Seamonsters, witchcraft, and a mile in someone else‘s shoes
A museum guide to understanding life in the Westfjords
When traveling in the Westfjords, nature watching, waterfall gazing, and soaking in hot springs are – understandably – the top priority for most visitors. But while exploring the Westfjords, one very quickly gets the feeling, that there is a certain je-ne-sai-quoi about this region, that is hard to grasp. The museums and exhibitions in the Westfjords will help you to understand the past and present of this magical part of Iceland.
Curious, strange and refreshingly normal
The absence of people leaves more space for imagination. With a total area of 9400 km2 and only 7000 inhabitants, each inhabitant of the Westfjords theoretically has more than a square kilometer for himself. This, and being surrounded by steep mountains that the sun in winter oftentimes cannot surmount, make the Westfjords a magical place and home to many stories and folkloristic tales - some of them darker than others.
Out of this world
Like a monument for the lifelong pursuit of one‘s own passions, Samúel Jónsson‘s (1884-1969) sculptures and buildings nestle into the remote hills of seal-valley. After turning 65 years old and receiving a pension, he dedicated his life to his now considered naive folk or outsider art. He painted, sculpted and even built a museum and a church, entirely without electricity or machinery. His colorful works were inspired by pictures and postcards from all over the world, for he himself never made it abroad. Thankfully his artwork has been restored and can be visited at the in Selárdalur.
The dark times of the witchhunt
During the second half of the 17th century, the witchhunt found its way into Iceland and there, especially into the Westfjords. In contrast to other areas in the world, in Iceland, mostly men were convicted and executed for sorcery and witchcraft. In the in Hólmavík and on other historical sites in the Strandir area their stories come back to life.
Two rather unusual museums welcome the curious in Ísafjörður: in theit is possible to step into another person's shoes by listening to their stories.
Whether it's a Matchbox-, sugar cube- or tea-spoon collection - the museum surprises and makes you laugh with the presented collections!
Living by the ocean and of it – 3 maritime Museums
40% of the Icelandic coastline are situated in the Westfjords and fishing is and has been for centuries an essential part of life and survival. What it actually meant to go out fishing without today’s technical advantages and in every weather, what life the fishermen lived and what tools they used to make a good catch on the North Atlantic, is shown at these exquisite maritime museums.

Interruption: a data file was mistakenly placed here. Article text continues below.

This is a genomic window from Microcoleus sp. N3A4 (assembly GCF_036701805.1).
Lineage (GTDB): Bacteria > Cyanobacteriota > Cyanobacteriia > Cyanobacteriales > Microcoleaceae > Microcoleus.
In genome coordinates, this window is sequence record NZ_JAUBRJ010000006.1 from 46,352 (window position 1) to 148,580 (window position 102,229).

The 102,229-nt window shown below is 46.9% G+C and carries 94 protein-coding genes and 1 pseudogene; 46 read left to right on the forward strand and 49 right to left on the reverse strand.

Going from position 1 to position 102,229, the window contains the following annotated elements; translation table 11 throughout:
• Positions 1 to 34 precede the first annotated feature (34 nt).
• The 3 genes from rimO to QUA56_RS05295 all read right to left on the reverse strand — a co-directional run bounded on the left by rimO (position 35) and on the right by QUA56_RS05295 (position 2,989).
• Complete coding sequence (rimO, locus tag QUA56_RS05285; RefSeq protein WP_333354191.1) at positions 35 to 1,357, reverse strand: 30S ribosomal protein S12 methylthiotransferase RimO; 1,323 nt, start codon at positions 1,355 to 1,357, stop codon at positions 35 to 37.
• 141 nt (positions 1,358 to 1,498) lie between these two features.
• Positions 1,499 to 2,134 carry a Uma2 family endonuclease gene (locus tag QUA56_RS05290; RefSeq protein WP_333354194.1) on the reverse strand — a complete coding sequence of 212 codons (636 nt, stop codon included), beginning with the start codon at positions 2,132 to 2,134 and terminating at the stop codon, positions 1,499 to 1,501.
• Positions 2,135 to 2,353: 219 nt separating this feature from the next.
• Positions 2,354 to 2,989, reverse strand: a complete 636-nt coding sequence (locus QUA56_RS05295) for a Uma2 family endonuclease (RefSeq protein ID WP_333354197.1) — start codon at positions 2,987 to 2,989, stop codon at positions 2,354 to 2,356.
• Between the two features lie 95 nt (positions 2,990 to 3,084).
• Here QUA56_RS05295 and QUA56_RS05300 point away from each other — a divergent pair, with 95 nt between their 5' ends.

ÓSVÖR MARITIME MUSEUM
To understand the tight connection between the ocean and the inhabitants of the Westfjords, step into the (skin)-shoes of fishermen at thein Bolungarvík. The museum is a replica of a fishing station from the 19th century in the village of Bolungarvík.
Guided through the exhibition by an authentically dressed fisherman, the tour illustrates the hardship of pre-industrial fishing with rowing boats and lets you experience the working life of seasonal fishermen, where they were housing and how they dressed on their quests for fish on the ice-cold ocean.
The Boat and Gift of nature exhibition
What other treasures besides fish can be found in the ocean? How essential the role was, that seals and birds played in the survival by the shore is explained in thein Reykhólar. A big ornithological collection a café and a souvenir shop complete the exhibition.
History at the Westfjords Heritage Museum
Situated in an 18th-century building, thein Isafjörður also offers an extensive insight into the rich maritime life of the Westfjords.
From boat restorations to the Cod Wars between Iceland and the UK as well as the production of saltfish - various exhibitions cover diverse subjects connected to the history and culture of the area.
foxes, sheep and other critters
Man does not live by fish alone, and other animals and creatures also played a vital role in the life and survival of the population in the Westfjords. The existence of some of them has not been finally clarified to this day.
They were here first
In thein Súdavík, one can learn all about Iceland‘s only native terrestrial mammal and its difficult relationship with humans throughout the centuries. Oftentimes, orphaned foxes are taken care of at a fenced-in-area around the museum, and can therefore be watched up-close.
They are everywhere
Another fluffy inhabitant has its own museum nearby Hólmavík: The hosts an exhibition, café, and souvenir shop. It grants insight into the life of Iceland’s furriest inhabitants and yes, there are lambs around to bottlefeed as well!
Were they really here? - The old merman and the sea
Eye witness accounts of shore laddies, mermen, and shell monsters will change the way you look at the ocean forever.
Through images, videos, and a multimedia exhibition, thein Bíldudalur is dedicated to finding the truth of what secrets lie in the myth-enshrouded Arnarfjörður.
Here, most encounters with sea creatures have been recorded.